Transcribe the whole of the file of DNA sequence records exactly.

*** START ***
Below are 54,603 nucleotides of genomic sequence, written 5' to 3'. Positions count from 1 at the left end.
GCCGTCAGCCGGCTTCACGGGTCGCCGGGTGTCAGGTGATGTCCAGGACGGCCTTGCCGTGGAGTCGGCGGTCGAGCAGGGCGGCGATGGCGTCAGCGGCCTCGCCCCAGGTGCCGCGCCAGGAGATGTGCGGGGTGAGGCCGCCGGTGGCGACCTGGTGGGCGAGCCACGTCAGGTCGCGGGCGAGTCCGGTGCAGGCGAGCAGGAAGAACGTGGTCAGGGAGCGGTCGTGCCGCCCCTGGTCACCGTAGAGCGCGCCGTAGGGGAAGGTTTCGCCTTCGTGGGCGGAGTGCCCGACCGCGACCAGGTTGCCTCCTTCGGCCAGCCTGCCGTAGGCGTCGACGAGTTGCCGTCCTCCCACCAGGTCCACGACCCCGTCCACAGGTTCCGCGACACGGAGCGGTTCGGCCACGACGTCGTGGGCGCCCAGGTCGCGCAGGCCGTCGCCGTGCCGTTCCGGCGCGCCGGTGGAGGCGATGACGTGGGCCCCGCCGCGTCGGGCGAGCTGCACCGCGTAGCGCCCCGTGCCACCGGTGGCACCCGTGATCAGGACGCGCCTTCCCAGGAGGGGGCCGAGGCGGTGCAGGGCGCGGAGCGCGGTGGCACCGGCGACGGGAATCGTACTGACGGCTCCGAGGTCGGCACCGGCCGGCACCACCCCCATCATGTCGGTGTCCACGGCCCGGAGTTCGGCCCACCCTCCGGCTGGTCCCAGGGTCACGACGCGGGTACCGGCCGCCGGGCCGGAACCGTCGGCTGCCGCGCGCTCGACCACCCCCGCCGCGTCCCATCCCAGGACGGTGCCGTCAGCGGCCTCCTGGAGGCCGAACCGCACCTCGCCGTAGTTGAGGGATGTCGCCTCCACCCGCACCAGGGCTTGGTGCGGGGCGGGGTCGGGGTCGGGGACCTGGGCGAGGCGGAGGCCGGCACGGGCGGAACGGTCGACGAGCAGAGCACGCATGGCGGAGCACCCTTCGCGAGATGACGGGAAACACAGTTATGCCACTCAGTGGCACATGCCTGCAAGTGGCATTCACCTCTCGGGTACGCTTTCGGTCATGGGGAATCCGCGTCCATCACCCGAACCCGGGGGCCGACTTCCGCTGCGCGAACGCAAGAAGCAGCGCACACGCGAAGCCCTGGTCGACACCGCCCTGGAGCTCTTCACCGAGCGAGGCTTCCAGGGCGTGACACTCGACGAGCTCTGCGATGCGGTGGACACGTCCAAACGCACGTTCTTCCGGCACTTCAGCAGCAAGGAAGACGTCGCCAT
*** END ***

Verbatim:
Below are 54,603 nucleotides of genomic sequence, written 5' to 3'. Positions count from 1 at the left end.
GCCGTCAGCCGGCTTCACGGGTCGCCGGGTGTCAGGTGATGTCCAGGACGGCCTTGCCGTGGAGTCGGCGGTCGAGCAGGGCGGCGATGGCGTCAGCGGCCTCGCCCCAGGTGCCGCGCCAGGAGATGTGCGGGGTGAGGCCGCCGGTGGCGACCTGGTGGGCGAGCCACGTCAGGTCGCGGGCGAGTCCGGTGCAGGCGAGCAGGAAGAACGTGGTCAGGGAGCGGTCGTGCCGCCCCTGGTCACCGTAGAGCGCGCCGTAGGGGAAGGTTTCGCCTTCGTGGGCGGAGTGCCCGACCGCGACCAGGTTGCCTCCTTCGGCCAGCCTGCCGTAGGCGTCGACGAGTTGCCGTCCTCCCACCAGGTCCACGACCCCGTCCACAGGTTCCGCGACACGGAGCGGTTCGGCCACGACGTCGTGGGCGCCCAGGTCGCGCAGGCCGTCGCCGTGCCGTTCCGGCGCGCCGGTGGAGGCGATGACGTGGGCCCCGCCGCGTCGGGCGAGCTGCACCGCGTAGCGCCCCGTGCCACCGGTGGCACCCGTGATCAGGACGCGCCTTCCCAGGAGGGGGCCGAGGCGGTGCAGGGCGCGGAGCGCGGTGGCACCGGCGACGGGAATCGTACTGACGGCTCCGAGGTCGGCACCGGCCGGCACCACCCCCATCATGTCGGTGTCCACGGCCCGGAGTTCGGCCCACCCTCCGGCTGGTCCCAGGGTCACGACGCGGGTACCGGCCGCCGGGCCGGAACCGTCGGCTGCCGCGCGCTCGACCACCCCCGCCGCGTCCCATCCCAGGACGGTGCCGTCAGCGGCCTCCTGGAGGCCGAACCGCACCTCGCCGTAGTTGAGGGATGTCGCCTCCACCCGCACCAGGGCTTGGTGCGGGGCGGGGTCGGGGTCGGGGACCTGGGCGAGGCGGAGGCCGGCACGGGCGGAACGGTCGACGAGCAGAGCACGCATGGCGGAGCACCCTTCGCGAGATGACGGGAAACACAGTTATGCCACTCAGTGGCACATGCCTGCAAGTGGCATTCACCTCTCGGGTACGCTTTCGGTCATGGGGAATCCGCGTCCATCACCCGAACCCGGGGGCCGACTTCCGCTGCGCGAACGCAAGAAGCAGCGCACACGCGAAGCCCTGGTCGACACCGCCCTGGAGCTCTTCACCGAGCGAGGCTTCCAGGGCGTGACACTCGACGAGCTCTGCGATGCGGTGGACACGTCCAAACGCACGTTCTTCCGGCACTTCAGCAGCAAGGAAGACGTCGCCAT